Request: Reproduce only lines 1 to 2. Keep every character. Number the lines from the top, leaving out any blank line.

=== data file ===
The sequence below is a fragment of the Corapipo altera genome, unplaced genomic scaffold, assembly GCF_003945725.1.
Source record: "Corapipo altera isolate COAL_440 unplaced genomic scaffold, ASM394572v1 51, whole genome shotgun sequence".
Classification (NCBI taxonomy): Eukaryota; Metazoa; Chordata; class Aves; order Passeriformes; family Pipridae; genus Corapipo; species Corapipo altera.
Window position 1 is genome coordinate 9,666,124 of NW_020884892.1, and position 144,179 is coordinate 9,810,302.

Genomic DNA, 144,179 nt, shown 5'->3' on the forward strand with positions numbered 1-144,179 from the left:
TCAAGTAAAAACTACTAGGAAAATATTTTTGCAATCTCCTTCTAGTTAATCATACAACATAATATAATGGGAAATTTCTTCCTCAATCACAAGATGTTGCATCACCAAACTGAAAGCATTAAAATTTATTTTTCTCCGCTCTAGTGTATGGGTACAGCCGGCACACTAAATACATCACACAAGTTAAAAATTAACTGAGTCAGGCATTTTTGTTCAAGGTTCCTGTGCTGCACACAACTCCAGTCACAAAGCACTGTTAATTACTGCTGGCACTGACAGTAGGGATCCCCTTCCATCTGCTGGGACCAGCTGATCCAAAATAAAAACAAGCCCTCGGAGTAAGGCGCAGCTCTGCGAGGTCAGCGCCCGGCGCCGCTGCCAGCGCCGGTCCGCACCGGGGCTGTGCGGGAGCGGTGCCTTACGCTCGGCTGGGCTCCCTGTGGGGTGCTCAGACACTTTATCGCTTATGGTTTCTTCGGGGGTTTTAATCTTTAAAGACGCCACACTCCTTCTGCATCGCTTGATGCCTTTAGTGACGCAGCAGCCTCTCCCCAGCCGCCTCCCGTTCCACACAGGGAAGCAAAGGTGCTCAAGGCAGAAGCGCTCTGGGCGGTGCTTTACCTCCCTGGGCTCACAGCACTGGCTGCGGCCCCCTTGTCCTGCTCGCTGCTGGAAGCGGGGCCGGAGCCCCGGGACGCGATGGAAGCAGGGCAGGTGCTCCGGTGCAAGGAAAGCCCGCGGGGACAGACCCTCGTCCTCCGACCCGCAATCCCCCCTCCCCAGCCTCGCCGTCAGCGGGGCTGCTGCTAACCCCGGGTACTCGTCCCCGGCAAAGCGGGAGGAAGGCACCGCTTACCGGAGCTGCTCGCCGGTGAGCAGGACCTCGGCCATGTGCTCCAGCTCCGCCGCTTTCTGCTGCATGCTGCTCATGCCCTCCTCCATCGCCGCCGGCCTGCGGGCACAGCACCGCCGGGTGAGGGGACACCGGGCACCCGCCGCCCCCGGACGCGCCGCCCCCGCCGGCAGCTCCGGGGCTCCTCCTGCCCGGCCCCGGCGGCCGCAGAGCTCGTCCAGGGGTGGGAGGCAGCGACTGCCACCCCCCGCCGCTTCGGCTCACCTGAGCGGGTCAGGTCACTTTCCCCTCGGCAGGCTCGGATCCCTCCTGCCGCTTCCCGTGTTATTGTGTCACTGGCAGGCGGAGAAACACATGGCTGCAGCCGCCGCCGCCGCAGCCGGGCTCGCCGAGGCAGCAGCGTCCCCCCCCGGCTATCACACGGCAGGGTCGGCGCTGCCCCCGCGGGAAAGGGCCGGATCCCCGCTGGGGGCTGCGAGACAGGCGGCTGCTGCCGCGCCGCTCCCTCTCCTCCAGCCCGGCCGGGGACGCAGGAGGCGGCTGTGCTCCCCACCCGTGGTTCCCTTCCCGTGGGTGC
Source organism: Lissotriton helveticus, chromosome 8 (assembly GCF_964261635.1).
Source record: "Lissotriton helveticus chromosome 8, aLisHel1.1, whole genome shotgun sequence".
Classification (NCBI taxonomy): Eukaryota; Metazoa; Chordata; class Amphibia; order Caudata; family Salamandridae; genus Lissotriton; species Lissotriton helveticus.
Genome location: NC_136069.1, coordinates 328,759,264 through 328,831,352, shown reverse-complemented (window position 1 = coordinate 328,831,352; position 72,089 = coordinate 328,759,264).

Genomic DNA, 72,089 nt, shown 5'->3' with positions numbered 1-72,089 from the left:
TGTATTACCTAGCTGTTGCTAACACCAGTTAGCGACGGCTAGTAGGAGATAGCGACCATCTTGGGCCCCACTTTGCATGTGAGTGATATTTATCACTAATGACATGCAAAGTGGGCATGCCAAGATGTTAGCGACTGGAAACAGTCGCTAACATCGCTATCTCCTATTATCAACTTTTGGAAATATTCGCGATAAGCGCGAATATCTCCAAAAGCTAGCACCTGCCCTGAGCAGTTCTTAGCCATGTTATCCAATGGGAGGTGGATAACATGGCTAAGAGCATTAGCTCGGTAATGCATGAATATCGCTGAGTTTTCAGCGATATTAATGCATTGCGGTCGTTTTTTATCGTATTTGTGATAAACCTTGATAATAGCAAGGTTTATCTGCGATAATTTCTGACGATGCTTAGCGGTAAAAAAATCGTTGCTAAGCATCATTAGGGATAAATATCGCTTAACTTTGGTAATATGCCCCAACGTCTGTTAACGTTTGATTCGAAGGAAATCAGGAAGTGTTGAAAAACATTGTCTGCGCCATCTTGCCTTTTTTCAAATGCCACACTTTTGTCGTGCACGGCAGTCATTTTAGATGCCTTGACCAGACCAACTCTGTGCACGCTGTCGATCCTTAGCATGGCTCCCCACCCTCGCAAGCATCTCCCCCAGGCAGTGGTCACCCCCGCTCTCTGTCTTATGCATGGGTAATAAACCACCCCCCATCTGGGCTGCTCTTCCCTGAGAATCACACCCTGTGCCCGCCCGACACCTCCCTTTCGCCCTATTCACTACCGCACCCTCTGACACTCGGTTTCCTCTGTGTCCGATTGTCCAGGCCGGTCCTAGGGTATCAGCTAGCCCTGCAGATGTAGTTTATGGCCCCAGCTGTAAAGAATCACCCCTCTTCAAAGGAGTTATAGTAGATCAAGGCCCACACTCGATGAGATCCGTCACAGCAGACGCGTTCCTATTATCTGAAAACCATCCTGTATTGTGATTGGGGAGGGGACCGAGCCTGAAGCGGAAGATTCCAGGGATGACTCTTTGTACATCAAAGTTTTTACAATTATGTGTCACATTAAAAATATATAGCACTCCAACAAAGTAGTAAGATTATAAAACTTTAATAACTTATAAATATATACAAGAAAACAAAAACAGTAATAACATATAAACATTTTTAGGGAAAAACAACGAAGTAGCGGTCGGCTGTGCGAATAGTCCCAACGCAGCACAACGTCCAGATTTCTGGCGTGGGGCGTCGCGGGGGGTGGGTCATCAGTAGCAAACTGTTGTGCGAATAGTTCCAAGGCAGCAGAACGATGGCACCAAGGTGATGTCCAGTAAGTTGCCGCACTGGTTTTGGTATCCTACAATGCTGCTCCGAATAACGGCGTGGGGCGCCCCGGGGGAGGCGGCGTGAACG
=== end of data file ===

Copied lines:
The sequence below is a fragment of the Corapipo altera genome, unplaced genomic scaffold, assembly GCF_003945725.1.
Source record: "Corapipo altera isolate COAL_440 unplaced genomic scaffold, ASM394572v1 51, whole genome shotgun sequence".